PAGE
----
• It should move like a nut and the further you move it out the more resistance you will get when squeezing the handle.

      • This could be all you need but if the barrel is almost out but the handle lever is still loose then you need to move on to the actual brakes.

    • Take a number 5 Allen wrench and loosen the cable that attaches both brakes to the rim. Once the bolt is loosened the cable should slide easily.

    • Use your hand to pinch your brake levers together, hold the cable so they are tight, and tighten the bolt with the number 5 Allen wrench. When you spin your tire at this point the brake levers should be rubbing against the tires tightly.

    • Go back to the barrel adjustment and back it all the way in by twisting it in the opposite direction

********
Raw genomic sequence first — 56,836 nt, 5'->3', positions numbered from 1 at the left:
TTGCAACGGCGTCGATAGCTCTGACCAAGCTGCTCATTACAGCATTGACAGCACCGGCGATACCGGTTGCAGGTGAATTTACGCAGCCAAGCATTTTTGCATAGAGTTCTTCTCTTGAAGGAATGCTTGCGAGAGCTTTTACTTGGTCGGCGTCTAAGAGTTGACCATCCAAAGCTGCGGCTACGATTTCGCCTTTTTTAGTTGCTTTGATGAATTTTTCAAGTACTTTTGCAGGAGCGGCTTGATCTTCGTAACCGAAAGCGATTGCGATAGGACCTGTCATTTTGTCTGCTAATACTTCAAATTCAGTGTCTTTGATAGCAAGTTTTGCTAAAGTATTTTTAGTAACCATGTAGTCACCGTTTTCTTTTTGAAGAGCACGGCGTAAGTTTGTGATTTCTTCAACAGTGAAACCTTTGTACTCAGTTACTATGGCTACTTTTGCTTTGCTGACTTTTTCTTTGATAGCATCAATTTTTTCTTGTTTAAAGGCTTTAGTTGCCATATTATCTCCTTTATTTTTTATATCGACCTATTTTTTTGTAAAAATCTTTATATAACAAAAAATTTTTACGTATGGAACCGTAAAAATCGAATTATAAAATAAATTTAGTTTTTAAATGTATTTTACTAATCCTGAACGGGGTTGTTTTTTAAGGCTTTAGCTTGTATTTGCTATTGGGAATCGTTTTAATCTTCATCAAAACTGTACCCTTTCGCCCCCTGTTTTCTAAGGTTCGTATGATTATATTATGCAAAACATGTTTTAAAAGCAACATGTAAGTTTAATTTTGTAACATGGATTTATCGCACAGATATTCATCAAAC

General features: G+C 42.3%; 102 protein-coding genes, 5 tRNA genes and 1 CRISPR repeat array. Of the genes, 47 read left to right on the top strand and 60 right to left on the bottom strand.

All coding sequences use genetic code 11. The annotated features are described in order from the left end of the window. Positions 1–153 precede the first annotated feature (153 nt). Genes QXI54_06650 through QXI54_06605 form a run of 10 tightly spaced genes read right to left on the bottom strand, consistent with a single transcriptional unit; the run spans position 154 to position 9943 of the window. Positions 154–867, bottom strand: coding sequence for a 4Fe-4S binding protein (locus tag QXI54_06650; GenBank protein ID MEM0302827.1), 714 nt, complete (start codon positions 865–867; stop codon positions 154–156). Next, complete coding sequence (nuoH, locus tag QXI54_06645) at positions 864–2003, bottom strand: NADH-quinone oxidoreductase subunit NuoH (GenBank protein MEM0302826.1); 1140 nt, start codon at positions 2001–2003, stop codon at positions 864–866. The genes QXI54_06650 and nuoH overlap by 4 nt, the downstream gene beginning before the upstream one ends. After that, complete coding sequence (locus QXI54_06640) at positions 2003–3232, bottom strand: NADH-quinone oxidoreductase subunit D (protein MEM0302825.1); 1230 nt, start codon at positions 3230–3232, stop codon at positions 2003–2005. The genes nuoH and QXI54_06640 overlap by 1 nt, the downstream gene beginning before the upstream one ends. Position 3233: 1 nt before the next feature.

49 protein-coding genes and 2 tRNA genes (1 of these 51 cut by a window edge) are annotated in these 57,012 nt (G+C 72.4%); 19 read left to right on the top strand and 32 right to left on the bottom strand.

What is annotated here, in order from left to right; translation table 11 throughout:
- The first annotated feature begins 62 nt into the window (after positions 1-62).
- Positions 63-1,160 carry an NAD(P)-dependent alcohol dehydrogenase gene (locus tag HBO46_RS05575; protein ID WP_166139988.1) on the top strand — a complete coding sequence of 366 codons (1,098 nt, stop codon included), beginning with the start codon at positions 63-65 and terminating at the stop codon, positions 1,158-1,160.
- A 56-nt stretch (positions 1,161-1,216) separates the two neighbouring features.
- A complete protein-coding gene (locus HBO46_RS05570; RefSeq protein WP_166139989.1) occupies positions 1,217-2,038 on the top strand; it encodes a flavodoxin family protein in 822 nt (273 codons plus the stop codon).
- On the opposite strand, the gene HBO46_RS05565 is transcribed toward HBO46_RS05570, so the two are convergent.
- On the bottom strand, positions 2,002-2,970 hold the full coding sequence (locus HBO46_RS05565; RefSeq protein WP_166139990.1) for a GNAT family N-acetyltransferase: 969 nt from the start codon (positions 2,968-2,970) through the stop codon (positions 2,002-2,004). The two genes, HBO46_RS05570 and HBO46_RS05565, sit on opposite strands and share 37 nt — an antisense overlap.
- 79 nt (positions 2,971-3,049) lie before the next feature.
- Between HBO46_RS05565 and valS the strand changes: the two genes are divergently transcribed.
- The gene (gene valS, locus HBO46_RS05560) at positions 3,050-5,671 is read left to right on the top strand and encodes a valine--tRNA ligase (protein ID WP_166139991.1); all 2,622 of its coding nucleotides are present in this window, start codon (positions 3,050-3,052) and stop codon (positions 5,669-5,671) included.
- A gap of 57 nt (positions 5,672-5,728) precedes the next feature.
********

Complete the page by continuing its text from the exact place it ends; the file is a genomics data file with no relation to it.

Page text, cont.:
• Spin the wheel and test the handle.

    Disc Brakes

    disc bike brake, bicycle brake

    You only need a few Allen wrenches for this adjustment. The steps are as follows:

    • It is normal to hear some rubbing when these types of brakes are new.

    • If the sound disappears that means the brake pads are wearing into the rotors.

    • To adjust them loosen the anchor bolt with the appropriate Allen wrench. This bolt can be found at the front of your brake and is attached to a cable.

    • Grasp the cable.

    • Move the arm up the cable.

    • And retighten the anchor bolt.

    • Next check the clearance of the brake pads.

      • This is done by looking down the length of the rotor through the pads. This can be difficult to distinguish but simply putting a sheet of white paper behind the rotor will add definition so you can see the separation.